"Origami Dreams" is the type of reality-slipping unfolding I love in cosmic horror. Padgett takes the old cheap-thrill of "it was just a dream" type schlock and crafts it into something genuinely sinister, an alienation so thorough that even the narrator himself falls and breaks through layers and layers of reality. This is where the collection really takes off into the highest reaches of darkness. It is with this tale that the collection itself assumes a life of its own, where the collection begins to become more than the sum of its parts, which is what all the best collections do. It is not merely an accumulation of stories, it is an accretion of stories with themes, characters, and phrases that allude to each other, at the very least, sometimes directly, sometimes in an obtuse way that deepens the sense of "depth" even more. The perfect soundtrack to this story would be Nick Cave's "Red Right Hand". 5 stars.

"20 Simple Steps to Ventriloquism" was obviously influenced by Ligotti (exact repetition of words and phrases, focused emphasis on specific words that create a sense of hopelessness, and so forth). This is probably intended. What I'm not sure is whether or not the voice was meant to sound like Steven Millhauser. But it does. And that's a good thing. 5 stars to this story, as well.

"The Infusorium" is a fantastic crawl through a polluted noir horror that is the kind of grey, burdensome, yet titillating story I always wish for when opening a volume of dark fiction, but rarely find. The procedural ends in a surprising way that, in hindsight, is the only way it could have ended. But as it's unfolding, there is a twist that throws things in an unexpected direction, only to spin right around to the ending that you might have guessed, except the twist threw you off the scent. It's an exhilarating sensation that adds to the feeling of terror. The accretion I mentioned earlier continues, like a spider web being slowly built around the reader's mind. In fact, this story would be in the thick of the web. Cross-references with other stories that might normally be obtrusive or jarring feel natural and yet continue to surprise. This is becoming a complete, complex BOOK. 5 stars.

Unfortunately, "Organ Void" was a bit of a void for me, with only a very tenuous connection with the rest of the collection. The weakest of the bunch, but still a decent enough story. 3 stars.

"The Secret of Ventriloquism" is written as stage directions and dialogue for a play. Padgett leverages the medium by using metatextual stage directions as a way to expose another layer of meaning and terror "behind" the story. This layering effect give a richness to the story that would have been compromised had these subtle elements been presented in too-straightforward of a manner. It's a lot like . . . ventriloquism. 5 stars.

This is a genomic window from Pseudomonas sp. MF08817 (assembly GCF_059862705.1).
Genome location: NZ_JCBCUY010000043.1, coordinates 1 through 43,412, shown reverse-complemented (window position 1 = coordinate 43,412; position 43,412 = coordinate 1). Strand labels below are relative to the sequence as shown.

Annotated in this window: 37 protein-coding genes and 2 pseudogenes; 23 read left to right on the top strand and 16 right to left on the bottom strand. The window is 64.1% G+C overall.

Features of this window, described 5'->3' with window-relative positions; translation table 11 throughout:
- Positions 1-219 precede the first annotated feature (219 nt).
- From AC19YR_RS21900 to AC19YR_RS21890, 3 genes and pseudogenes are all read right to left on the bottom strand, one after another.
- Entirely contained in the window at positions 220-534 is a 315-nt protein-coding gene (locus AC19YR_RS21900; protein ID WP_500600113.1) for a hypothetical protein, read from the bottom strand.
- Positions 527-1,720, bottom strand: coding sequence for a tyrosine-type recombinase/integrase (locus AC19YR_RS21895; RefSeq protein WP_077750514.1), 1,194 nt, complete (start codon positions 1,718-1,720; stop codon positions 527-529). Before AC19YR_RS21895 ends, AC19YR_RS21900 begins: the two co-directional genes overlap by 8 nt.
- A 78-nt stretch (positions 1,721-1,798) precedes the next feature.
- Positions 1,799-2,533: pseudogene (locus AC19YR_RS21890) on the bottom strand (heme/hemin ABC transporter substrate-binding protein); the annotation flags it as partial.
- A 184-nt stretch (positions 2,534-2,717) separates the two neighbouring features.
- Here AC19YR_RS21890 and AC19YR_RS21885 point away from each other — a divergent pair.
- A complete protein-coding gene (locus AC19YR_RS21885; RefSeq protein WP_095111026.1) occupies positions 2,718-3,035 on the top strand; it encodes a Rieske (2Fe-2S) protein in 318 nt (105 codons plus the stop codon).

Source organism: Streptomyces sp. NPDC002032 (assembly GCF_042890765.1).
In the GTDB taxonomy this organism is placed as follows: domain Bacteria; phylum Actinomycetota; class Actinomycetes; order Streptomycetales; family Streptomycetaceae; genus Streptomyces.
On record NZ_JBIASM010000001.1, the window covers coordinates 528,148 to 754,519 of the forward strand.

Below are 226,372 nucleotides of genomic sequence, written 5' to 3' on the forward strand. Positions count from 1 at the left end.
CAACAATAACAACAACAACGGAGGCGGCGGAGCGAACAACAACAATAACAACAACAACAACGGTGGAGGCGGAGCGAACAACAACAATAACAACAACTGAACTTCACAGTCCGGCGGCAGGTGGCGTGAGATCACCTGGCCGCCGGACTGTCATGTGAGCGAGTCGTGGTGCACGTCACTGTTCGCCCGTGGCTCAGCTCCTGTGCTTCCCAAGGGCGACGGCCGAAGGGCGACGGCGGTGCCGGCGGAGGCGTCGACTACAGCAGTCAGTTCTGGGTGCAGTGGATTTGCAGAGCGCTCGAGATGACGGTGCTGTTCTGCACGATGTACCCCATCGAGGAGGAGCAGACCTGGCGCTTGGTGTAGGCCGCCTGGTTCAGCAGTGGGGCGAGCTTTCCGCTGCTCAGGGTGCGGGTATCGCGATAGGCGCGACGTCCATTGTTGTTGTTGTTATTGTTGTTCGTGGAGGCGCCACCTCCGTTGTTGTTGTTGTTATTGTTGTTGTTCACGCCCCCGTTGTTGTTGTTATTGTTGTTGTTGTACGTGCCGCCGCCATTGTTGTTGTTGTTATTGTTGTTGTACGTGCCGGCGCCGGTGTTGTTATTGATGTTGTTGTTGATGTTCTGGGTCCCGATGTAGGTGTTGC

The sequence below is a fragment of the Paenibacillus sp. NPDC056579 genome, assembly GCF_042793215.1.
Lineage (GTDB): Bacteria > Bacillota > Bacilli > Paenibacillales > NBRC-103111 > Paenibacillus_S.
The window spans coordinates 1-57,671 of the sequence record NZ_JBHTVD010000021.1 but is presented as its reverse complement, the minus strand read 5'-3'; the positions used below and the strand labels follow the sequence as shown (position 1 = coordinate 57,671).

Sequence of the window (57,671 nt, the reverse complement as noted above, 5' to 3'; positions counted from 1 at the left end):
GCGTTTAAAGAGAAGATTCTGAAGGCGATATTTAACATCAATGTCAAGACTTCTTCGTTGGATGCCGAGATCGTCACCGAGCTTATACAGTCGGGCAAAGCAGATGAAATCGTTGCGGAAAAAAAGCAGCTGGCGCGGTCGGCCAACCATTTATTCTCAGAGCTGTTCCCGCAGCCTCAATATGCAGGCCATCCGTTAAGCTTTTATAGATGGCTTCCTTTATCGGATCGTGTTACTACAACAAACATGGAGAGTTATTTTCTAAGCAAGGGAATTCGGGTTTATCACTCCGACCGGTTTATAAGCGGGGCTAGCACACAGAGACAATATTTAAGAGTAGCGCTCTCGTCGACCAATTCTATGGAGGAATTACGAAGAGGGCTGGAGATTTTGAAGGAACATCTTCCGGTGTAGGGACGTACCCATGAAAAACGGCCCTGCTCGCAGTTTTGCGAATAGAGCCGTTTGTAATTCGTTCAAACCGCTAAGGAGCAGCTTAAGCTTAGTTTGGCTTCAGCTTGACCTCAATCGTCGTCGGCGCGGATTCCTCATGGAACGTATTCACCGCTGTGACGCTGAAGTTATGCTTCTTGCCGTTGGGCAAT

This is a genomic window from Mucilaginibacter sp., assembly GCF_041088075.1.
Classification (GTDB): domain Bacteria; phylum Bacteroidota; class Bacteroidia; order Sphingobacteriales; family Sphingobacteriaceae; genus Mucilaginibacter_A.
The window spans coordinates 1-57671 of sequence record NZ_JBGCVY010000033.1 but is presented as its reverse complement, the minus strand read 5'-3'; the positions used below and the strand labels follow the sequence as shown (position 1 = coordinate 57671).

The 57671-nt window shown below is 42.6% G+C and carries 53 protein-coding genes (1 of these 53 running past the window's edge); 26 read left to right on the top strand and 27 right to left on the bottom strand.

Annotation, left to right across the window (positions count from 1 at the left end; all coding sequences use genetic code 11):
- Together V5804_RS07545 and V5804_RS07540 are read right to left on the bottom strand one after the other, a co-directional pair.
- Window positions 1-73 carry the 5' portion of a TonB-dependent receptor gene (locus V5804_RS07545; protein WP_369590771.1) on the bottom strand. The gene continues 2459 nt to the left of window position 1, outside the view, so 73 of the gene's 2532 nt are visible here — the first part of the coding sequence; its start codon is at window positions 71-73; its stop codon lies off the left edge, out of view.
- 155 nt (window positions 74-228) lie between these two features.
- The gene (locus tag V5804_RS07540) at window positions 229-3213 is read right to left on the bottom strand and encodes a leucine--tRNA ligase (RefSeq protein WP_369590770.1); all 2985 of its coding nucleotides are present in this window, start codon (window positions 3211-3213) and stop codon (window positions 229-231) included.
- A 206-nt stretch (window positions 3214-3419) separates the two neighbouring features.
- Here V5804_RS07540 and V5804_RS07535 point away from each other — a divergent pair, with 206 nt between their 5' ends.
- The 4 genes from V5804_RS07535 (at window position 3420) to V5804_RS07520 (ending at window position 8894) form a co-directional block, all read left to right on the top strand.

"Escape to Thin Mountain," frankly, reminds me of some of my own early writing. So, yes, I do like this frenetic, manic voice that is so sing-songy and pleasant as to be absolutely horrific. I was a tiny bit disappointed that there is only a tenuous connection to the rest of the collection, which seemed to be forming such a strong book. Still, a solid 4 star story.

I won't say that the collection would have been better without "Escape to Thin Mountain" and "Organ Void," but they were both distractions from the rest of the collection, which is near perfect. And I don't use the word "perfect" to describe books very often. But this is pretty darned close.

I can't recommend this book strongly enough. I will be on the lookout for even more of Padgett's work and for whatever Dunhams Manor Press produces. Kudos all the way around!



View all my reviews

Wednesday, April 19, 2017

Daybreak 2250 A.D.

Daybreak 2250 A.D.Daybreak 2250 A.D. by Andre Norton
My rating: 3 of 5 stars

Let's get one thing right out of the way - this is not high literature. It is a pulpy story, well-written. "Solid" is the word that comes to mind, but not mind-bending by any means. If you're looking for a golden age scifi post-apocalyptic book that fills your need for post-atomic mutants and radiation porn, it's adequate to the task.

That said, this is one of the earliest examples of post-nuclear holocaust fiction. One can see how other books, movies, and even games dipped deeply into this work. It is seminal.

It is also an interesting example of an early attempt at addressing race-relation issues in science fiction. When I caught these undertones, then, later, overt criticisms of the cultural climate, which was contemporary with the work, I was surprised to see that the book was published in 1952. Norton was ahead of her time in this regard. Only the year before did the nascent civil rights movement make news of any appreciable kind. Remember: Brown v. Board of Education didn't get decided until 1954. It's clear from Daybreak 2250 A.D. that Norton was aware of the underground sentiment, the warm coals of dissent that hadn't yet fanned into full flames. I'm not sure how many people would have read the book at that time, but it had to have come as a revelation to some readers back then. A case of fiction as political tool for action.

View all my reviews